Four of the sweetest little Piping Plover chicks hatched Thursday morning, June 22, at Good Harbor Beach. They are all beautiful and perfectly formed and healthy. Within hours of hatching, the mini-marshmallow-rockets were zooming and tumbling about the shore. Mom Joy and Dad Joe are in full on protective mode, doing their best to chase seagulls and people out of their territory.

Don’t mess with Mama Joy!

Last year the East Gloucester neighborhood kids named the parents, Joy and Joe; and chicks PuffPuff, FluffFluff, and Tootsie Pop. The parents are most likely the same pair as they have nested in nearly the exact same spot as last year. Comment in the comment section for name suggestions if you would like. Wouldn’t it be great if the four names were somehow Fiesta inspired đź™‚

Good Harbor Beach is going to be very crowded this weekend. If the chicks manage to survive the first ten days, their odds of surviving increase dramatically.

How we can all help the Piping Plover chicks survive:

1) Perhaps the most important point to understand is that within hours of hatching, Piping Plover chicks are on the move. They soon begin to explore outside the symbolically roped off area. Keep an eye out for the chicks. Educate friends and family that they may see these tiny vulnerable creatures on the beach. Do not approach the chicks or adults, but observe quietly from a distance. Mom and Dad Plover will let you know if you are too close.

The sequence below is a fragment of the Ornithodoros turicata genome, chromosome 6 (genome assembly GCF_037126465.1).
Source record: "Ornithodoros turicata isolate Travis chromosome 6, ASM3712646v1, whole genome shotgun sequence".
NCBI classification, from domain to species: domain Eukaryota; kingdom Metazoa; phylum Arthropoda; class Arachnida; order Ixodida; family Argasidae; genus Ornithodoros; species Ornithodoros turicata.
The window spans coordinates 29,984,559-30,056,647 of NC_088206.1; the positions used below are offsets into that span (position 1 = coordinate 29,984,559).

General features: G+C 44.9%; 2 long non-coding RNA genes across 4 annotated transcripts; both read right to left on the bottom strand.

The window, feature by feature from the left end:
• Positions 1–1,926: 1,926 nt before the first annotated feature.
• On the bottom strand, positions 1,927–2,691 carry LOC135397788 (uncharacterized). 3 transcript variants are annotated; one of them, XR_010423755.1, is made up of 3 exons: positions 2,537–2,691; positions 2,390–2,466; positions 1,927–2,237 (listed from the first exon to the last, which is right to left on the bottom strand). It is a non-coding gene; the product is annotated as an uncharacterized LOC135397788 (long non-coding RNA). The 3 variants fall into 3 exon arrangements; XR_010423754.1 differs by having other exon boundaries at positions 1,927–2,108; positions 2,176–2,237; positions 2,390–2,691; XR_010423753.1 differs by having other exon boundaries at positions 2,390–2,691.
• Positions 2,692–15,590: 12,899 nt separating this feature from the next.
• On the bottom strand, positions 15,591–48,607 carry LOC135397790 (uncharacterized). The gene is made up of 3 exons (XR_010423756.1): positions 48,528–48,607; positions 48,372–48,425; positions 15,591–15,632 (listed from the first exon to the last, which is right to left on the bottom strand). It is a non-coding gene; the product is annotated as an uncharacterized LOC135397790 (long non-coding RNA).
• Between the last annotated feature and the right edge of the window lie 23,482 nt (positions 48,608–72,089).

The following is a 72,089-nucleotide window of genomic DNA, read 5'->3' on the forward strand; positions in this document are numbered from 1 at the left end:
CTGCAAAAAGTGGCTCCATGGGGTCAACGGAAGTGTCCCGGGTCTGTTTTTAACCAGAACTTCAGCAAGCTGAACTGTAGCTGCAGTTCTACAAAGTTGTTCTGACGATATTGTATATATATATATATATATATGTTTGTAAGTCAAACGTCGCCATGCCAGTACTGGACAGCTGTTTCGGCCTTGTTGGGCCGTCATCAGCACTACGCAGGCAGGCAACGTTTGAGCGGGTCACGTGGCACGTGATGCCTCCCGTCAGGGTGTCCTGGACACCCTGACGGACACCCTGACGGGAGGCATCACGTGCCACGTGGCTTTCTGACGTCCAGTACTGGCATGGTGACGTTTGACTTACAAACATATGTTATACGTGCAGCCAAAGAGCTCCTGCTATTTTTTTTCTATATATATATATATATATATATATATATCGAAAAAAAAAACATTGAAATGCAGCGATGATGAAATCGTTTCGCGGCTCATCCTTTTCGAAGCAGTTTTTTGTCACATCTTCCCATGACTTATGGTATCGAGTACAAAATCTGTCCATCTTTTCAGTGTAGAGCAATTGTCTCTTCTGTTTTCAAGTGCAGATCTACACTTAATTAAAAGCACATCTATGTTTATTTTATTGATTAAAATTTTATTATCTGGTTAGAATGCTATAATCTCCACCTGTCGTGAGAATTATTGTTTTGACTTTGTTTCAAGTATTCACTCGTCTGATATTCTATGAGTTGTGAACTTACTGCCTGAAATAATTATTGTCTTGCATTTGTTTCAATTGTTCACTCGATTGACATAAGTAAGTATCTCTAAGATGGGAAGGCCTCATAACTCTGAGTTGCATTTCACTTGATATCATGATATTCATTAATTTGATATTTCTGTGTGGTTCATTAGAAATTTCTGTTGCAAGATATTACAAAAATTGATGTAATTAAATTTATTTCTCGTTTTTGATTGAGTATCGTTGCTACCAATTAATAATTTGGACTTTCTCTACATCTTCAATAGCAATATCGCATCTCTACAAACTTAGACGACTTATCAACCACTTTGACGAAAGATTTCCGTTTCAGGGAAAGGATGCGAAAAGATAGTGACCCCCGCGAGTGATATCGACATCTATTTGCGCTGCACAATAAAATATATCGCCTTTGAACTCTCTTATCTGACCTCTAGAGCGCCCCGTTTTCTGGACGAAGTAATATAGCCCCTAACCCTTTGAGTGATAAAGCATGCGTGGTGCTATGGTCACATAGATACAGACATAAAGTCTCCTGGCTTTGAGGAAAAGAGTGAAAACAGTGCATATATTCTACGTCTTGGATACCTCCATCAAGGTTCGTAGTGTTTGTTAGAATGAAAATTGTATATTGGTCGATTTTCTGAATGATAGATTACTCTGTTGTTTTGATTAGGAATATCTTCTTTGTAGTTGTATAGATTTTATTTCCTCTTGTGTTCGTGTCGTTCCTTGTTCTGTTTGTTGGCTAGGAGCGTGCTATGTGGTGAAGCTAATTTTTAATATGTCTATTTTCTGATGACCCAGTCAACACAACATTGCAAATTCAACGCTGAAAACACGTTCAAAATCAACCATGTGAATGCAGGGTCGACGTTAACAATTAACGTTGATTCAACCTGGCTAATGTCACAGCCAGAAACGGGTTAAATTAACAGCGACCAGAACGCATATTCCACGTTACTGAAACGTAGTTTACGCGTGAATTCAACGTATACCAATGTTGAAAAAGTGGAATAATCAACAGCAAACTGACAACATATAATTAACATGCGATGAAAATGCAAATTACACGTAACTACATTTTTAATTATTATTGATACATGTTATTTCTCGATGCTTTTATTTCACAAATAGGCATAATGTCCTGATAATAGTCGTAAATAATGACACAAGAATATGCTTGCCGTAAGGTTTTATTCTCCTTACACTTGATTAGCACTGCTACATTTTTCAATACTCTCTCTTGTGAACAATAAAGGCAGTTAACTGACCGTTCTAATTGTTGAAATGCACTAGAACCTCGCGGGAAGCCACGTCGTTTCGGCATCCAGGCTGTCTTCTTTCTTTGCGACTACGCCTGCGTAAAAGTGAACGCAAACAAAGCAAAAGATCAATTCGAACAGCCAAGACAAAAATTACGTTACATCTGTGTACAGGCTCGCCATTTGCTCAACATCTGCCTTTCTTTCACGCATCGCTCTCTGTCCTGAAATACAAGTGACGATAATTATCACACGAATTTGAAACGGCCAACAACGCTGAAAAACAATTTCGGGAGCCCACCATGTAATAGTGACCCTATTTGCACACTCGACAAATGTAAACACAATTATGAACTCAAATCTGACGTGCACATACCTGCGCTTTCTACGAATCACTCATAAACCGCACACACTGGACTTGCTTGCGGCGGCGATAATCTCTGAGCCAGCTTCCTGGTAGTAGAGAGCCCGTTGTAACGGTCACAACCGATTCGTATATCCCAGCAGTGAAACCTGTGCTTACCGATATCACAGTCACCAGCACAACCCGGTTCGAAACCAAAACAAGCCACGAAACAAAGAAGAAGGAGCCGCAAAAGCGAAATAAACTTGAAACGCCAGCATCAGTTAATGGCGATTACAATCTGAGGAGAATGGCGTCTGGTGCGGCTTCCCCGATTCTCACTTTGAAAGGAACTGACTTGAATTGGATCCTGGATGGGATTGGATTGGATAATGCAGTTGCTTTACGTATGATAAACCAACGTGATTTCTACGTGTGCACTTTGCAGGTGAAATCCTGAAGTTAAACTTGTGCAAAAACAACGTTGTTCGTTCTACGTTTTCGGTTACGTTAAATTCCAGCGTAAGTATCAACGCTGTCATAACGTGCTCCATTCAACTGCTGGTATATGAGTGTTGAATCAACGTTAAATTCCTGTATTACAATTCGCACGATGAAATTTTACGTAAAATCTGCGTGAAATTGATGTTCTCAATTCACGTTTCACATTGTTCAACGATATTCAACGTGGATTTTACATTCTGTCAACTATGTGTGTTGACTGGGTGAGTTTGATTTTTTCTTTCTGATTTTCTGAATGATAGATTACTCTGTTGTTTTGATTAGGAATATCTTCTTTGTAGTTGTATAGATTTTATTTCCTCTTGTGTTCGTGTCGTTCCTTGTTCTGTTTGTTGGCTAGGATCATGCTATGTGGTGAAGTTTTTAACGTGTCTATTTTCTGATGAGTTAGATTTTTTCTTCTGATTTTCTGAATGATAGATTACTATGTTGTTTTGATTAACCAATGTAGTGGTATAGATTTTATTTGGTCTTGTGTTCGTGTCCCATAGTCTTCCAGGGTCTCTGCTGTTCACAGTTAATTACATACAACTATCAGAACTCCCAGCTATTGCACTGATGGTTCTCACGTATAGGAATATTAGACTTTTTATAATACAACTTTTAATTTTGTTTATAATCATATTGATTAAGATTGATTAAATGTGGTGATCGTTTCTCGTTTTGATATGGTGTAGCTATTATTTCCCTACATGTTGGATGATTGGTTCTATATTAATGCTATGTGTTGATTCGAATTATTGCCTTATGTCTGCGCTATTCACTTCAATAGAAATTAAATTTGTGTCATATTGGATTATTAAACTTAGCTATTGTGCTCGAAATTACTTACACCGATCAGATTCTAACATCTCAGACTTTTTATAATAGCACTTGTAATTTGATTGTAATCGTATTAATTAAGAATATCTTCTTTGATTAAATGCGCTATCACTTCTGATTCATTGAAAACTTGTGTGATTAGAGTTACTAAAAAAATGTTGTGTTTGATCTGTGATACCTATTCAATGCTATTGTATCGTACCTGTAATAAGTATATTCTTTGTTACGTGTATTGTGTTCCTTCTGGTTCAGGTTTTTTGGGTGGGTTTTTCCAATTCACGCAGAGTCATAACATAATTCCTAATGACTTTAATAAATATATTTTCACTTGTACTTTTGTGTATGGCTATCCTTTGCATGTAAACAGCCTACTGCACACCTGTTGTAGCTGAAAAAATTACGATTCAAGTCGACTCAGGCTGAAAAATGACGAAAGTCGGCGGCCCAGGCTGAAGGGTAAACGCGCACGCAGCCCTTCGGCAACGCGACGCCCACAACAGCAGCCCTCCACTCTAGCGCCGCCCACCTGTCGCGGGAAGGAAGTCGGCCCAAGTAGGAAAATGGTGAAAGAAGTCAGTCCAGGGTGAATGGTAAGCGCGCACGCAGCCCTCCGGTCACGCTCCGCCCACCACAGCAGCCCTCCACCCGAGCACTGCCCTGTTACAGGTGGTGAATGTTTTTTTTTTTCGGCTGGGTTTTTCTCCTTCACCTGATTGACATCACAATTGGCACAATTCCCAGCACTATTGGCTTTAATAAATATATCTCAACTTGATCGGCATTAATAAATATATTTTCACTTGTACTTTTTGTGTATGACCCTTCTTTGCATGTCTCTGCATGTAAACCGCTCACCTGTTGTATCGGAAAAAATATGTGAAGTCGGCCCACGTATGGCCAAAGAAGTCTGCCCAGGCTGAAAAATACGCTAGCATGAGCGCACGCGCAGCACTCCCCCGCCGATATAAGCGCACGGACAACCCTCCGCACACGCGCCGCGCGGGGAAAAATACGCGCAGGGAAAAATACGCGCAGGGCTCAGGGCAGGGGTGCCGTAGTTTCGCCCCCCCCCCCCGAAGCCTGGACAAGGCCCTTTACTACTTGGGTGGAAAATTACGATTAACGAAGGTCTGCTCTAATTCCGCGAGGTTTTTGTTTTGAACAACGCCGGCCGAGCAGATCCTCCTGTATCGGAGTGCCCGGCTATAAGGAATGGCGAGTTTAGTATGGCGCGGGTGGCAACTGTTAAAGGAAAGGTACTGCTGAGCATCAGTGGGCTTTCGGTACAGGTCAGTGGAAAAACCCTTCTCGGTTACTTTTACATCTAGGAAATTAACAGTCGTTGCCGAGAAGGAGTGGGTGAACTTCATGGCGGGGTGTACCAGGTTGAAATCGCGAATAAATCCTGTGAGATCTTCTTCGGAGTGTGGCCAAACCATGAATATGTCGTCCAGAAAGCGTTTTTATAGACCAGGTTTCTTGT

2) Don’t leave behind or bury trash or food on the beach. All garbage attracts predators such as crows, seagulls, foxes, and coyotes, and all four of these creatures EAT plover eggs and chicks.

3) Do not linger near the Piping Plovers or their nests. Activity around the Plovers also attracts gulls and crows.

4) Keep dogs off the beach at all times of the day and evening.


Snuggling next to Mom for warmth.


Clip from last year’s year Piping Plover Family —

10 thoughts on “FIESTA BABY PLOVERS!

  1. I am relieved to know that the city’s conservation agent, and an Americorps service provider are working with the Essex County Greenbelt Association in monitoring the nesting site. Thankfully there is a team of volunteers helping to protect the plovers and asking any visitors who approach the nesting area to stay away from it and give the birds the space they need.


    1. The information provided in the Times article was inaccurate regarding when the chicks hatched. The first baby PiPl arrived Thursday morning, early; by mid-afternoon, Thursday, all four had hatched. I go to check on the Plovers twice a day, sometimes more frequently. The only person I have seen there is Dave Rimmer, from Essex GreenBelt, when the PiPl were establishing their nest a month ago.

      Friday mid-day to mid-afternoon, the chicks, which would have been one day old, were fully mobile. It was very warm Friday, the beach was packed, and there were no volunteers or Americorps representatives there. I can’t speak to Saturday and Sunday afternoons as I was only there both days early in the morning. I hope the team of volunteers appears soon.


  2. All four plover chicks sighted scurrying about their enclosure, and outside of it, 6:55 Monday evening, June 26.


  3. Thank you for writing! I saw them too Michael, and three were feeding briefly in the tide flats. So great that all four have survived four whole days!!!


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